Common problems and their causes
What would we do without email? Most people now routinely send and receive scores of messages each day without a thought and it has become a ubiquitous part of the way we work. In seconds we can compose and send a message to every member of staff within the institution and far beyond.
Aside from speed and convenience its other great asset is its versatility. The following represents only a small sample of the range of uses it is commonly put to:
- Sharing documents
- Sharing information
- Asking questions
- Requesting information
- Planning social events
- Agreeing a course of action
- Sharing jokes
- Holding discussions
- Swapping contacts
- Planning business meetings
- Confirming agreements
- Assigning tasks
- Exchanging gossip.
The list is certainly diverse. It is also potentially very dangerous. Mixed together in the same medium and sharing the same format are formal business records and humorous trivia. Emails agreeing high value commercial contracts sit next to invitations to the pub on a Friday afternoon - all stored together alongside the other thousand messages that make up the average user’s inbox.
Why this issue is important
The list below demonstrates some of the most serious potential risks inherent in the unmanaged use of email.
Important business records are lost
Email is increasingly being used to confirm actions and agree contracts. Such emails are business records required for evidential purposes. However, often such emails get treated the same as any other and left in the inbox of the recipient or in a personal folder.
Email applications are not designed for storing records and without the proper controls in place they can often be deleted by mistake. All information should be managed according to its content, not its format. You wouldn’t keep all your spreadsheets in one place and your documents in another; you file them together according to the subject matter to which they relate.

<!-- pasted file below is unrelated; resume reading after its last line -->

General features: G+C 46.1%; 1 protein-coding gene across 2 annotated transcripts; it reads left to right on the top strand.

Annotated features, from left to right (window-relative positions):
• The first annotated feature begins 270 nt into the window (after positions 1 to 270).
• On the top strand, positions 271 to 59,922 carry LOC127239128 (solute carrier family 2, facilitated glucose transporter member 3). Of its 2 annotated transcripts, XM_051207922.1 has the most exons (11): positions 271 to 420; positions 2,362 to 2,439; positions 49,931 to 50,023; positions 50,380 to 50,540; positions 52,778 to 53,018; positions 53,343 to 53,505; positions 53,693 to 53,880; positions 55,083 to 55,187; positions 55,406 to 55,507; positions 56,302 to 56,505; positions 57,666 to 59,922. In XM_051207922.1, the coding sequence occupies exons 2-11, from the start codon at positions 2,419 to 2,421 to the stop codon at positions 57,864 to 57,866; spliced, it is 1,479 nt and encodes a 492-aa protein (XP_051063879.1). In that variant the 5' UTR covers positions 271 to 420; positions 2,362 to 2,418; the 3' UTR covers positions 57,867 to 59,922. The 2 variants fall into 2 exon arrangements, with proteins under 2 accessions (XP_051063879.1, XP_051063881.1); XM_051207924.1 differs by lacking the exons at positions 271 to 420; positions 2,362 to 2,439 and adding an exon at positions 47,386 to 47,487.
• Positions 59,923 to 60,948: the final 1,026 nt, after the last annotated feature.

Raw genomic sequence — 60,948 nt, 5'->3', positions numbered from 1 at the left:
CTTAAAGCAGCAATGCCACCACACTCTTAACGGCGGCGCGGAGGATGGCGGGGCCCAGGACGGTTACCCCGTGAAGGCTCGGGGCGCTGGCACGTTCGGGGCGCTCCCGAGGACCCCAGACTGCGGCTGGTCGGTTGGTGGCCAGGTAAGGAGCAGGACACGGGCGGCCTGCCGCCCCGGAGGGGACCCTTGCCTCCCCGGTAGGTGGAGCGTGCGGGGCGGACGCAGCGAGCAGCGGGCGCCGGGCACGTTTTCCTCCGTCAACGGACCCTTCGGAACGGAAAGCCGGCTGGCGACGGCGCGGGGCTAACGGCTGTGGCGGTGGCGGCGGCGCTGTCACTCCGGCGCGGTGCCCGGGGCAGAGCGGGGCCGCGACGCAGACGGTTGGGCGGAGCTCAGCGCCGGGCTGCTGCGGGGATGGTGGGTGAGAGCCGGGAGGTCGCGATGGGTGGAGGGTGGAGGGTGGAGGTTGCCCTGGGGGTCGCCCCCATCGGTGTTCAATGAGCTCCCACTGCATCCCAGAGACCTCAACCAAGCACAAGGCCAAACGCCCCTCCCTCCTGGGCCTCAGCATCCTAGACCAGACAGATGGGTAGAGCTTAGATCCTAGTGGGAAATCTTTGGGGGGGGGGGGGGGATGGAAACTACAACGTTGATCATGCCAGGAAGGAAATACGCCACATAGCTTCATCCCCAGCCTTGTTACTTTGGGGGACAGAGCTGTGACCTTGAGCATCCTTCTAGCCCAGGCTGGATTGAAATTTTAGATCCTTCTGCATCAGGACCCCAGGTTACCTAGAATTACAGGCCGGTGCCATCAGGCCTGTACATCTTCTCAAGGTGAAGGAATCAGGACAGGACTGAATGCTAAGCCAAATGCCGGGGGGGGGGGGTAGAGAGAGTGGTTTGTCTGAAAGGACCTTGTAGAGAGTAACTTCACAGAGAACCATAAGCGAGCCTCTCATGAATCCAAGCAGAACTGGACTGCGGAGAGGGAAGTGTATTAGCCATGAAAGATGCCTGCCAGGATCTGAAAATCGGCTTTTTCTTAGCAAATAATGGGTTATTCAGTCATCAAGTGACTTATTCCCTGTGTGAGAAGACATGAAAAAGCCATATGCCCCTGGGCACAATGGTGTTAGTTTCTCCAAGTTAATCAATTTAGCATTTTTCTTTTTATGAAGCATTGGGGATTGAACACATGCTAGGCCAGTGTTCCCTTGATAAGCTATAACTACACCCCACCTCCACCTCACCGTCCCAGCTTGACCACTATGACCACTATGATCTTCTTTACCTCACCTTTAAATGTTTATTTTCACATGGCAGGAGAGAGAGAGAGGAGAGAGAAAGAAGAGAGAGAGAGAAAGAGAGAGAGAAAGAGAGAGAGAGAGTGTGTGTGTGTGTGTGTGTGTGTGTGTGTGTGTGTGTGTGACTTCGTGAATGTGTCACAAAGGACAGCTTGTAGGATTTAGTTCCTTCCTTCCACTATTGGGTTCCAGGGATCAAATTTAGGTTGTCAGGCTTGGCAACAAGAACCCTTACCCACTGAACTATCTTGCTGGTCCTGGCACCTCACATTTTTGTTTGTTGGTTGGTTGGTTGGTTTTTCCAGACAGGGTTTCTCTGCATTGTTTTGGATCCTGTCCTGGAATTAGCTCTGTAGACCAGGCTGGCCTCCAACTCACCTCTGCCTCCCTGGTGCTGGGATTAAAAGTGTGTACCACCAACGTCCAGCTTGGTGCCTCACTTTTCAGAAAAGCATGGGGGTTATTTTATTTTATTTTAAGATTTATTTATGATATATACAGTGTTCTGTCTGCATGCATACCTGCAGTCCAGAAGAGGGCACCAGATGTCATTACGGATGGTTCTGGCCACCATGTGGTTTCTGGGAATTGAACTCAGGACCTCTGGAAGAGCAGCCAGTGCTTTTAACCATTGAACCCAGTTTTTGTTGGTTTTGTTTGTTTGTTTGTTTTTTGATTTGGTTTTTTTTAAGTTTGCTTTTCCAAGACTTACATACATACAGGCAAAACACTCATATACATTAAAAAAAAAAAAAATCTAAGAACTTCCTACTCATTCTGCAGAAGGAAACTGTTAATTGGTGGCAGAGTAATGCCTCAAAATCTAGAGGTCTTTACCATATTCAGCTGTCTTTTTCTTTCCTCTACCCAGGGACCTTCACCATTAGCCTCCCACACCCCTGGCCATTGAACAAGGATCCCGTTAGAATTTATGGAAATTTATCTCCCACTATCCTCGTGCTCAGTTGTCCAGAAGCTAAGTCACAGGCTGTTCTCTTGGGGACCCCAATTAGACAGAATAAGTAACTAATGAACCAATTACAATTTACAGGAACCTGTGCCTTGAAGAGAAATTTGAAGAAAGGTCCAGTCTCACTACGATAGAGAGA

Email should be treated in the same way and stored alongside other relevant information in an appropriate storage place (network drive etc). It is not normally necessary to print emails out to ‘file’ them in hard copy.
Sensitive or confidential information is accidentally disclosed
It is too easy for emails to be sent to the wrong person. Many applications will ‘auto fill’ the address being typed based on previous messages sent. Without due care this can easily lead to mistakes.
It is also common for people to mistakenly select ‘reply to all’ rather than to one specific individual. This can often lead to information intended for the eyes of one person being broadcast to many. Email discussion lists where the default reply option is to send to the entire list are notorious for this.
Damaging or embarrassing information is revealed
People use work email applications to send jokes and trivial information. Unfortunately the law is not known for its sense of humour. Casual asides and ironic comments may well be taken at face value and can easily ruin careers.
The Freedom of Information Act covers all recorded information, including email. Consider the contents of your inbox and sent items folder – would you be happy to see it stuck to the departmental notice board, or published in the local paper? If not, you have a potential time bomb on your hands.
See our guide on Managing your email.